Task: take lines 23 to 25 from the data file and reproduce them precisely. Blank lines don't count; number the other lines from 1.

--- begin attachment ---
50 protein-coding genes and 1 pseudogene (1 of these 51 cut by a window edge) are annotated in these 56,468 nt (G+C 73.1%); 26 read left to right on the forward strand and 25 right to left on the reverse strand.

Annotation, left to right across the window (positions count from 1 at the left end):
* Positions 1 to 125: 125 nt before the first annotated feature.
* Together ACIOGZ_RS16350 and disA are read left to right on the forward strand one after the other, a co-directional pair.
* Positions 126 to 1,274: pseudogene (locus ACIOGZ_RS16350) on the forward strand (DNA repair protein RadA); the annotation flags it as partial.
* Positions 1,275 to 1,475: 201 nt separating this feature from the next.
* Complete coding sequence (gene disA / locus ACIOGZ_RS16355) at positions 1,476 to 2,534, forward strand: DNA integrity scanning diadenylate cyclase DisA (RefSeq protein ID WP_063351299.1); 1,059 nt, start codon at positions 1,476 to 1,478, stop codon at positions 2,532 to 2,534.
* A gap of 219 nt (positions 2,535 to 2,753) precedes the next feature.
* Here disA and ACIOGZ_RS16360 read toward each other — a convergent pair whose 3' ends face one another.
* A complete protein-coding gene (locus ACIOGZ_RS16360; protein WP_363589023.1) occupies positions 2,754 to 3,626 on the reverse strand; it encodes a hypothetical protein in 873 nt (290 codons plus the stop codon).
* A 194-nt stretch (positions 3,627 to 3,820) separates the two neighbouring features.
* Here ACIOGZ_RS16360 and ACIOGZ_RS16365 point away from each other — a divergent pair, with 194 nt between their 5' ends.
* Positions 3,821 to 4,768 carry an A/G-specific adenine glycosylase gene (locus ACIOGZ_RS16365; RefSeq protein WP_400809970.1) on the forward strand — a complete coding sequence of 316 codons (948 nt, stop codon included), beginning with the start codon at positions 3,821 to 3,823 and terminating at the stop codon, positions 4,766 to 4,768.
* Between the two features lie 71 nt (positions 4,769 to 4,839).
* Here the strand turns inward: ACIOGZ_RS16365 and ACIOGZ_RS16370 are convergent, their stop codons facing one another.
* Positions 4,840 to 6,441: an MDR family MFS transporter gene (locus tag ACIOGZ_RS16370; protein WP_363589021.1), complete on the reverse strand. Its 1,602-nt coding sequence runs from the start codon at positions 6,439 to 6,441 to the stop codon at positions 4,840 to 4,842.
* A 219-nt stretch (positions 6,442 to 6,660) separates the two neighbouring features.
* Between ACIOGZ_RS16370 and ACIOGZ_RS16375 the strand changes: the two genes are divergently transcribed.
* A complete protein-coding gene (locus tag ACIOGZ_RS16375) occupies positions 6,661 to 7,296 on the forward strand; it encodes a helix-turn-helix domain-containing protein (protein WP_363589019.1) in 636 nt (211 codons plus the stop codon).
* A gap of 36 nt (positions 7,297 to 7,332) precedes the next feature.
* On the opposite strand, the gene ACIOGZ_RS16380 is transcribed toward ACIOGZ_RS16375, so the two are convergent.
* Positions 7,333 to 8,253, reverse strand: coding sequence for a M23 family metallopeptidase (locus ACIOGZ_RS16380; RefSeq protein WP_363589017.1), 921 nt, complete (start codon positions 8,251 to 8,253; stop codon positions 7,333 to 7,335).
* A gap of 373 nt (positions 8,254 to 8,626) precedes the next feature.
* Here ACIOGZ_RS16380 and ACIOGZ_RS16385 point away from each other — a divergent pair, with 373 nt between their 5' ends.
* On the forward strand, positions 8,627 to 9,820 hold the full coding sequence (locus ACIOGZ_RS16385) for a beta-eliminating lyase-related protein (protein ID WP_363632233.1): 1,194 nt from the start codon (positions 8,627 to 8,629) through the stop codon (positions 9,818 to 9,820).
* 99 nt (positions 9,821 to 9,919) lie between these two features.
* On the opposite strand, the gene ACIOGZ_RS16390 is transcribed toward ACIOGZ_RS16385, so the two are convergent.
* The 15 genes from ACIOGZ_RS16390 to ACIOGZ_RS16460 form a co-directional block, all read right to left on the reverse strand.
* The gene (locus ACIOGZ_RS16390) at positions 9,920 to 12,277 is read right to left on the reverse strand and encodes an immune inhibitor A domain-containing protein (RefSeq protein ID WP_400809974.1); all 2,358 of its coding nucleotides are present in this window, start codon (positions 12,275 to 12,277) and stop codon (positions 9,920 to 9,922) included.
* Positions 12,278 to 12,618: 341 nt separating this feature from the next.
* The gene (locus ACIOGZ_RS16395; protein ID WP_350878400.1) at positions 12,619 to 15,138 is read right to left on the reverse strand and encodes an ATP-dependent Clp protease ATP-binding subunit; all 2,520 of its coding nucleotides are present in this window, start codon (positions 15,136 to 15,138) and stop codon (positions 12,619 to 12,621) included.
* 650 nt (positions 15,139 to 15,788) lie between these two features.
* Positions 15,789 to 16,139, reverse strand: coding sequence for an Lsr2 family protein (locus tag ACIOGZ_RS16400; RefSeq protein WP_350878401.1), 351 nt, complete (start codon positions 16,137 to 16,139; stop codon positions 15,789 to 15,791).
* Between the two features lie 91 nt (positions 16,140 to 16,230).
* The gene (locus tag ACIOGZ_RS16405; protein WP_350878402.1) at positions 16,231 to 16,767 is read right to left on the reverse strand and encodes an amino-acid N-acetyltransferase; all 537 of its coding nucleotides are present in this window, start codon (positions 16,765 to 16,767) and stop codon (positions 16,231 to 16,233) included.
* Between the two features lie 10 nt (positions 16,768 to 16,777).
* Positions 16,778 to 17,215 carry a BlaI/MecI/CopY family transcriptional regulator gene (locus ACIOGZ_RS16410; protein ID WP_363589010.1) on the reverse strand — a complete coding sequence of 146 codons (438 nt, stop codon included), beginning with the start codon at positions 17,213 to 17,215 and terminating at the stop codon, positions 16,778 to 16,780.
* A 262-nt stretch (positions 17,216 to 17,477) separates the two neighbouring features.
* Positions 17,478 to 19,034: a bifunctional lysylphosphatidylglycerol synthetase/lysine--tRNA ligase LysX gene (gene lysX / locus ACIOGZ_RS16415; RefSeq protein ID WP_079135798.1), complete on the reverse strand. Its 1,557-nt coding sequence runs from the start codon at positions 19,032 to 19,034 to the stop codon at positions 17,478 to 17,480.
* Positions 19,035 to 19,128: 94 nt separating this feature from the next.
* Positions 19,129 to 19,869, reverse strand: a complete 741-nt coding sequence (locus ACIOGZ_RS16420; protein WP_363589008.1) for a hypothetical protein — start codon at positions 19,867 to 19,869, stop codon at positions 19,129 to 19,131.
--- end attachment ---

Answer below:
* A gap of 373 nt (positions 8,254 to 8,626) precedes the next feature.
* Here ACIOGZ_RS16380 and ACIOGZ_RS16385 point away from each other — a divergent pair, with 373 nt between their 5' ends.
* On the forward strand, positions 8,627 to 9,820 hold the full coding sequence (locus ACIOGZ_RS16385) for a beta-eliminating lyase-related protein (protein ID WP_363632233.1): 1,194 nt from the start codon (positions 8,627 to 8,629) through the stop codon (positions 9,818 to 9,820).